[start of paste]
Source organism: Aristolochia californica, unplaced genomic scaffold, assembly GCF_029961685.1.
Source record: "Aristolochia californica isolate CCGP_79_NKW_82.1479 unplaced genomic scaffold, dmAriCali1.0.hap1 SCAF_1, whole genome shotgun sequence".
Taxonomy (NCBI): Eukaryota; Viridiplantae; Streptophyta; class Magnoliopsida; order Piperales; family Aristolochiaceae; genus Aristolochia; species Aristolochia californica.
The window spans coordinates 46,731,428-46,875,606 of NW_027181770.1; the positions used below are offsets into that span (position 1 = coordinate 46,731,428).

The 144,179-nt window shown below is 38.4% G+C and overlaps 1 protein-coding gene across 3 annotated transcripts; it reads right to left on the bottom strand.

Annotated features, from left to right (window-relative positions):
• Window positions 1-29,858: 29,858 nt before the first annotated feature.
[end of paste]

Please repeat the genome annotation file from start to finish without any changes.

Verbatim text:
Source organism: Aristolochia californica, unplaced genomic scaffold, assembly GCF_029961685.1.
Source record: "Aristolochia californica isolate CCGP_79_NKW_82.1479 unplaced genomic scaffold, dmAriCali1.0.hap1 SCAF_1, whole genome shotgun sequence".
Taxonomy (NCBI): Eukaryota; Viridiplantae; Streptophyta; class Magnoliopsida; order Piperales; family Aristolochiaceae; genus Aristolochia; species Aristolochia californica.
The window spans coordinates 46,731,428-46,875,606 of NW_027181770.1; the positions used below are offsets into that span (position 1 = coordinate 46,731,428).

The 144,179-nt window shown below is 38.4% G+C and overlaps 1 protein-coding gene across 3 annotated transcripts; it reads right to left on the bottom strand.

Annotated features, from left to right (window-relative positions):
• Window positions 1-29,858: 29,858 nt before the first annotated feature.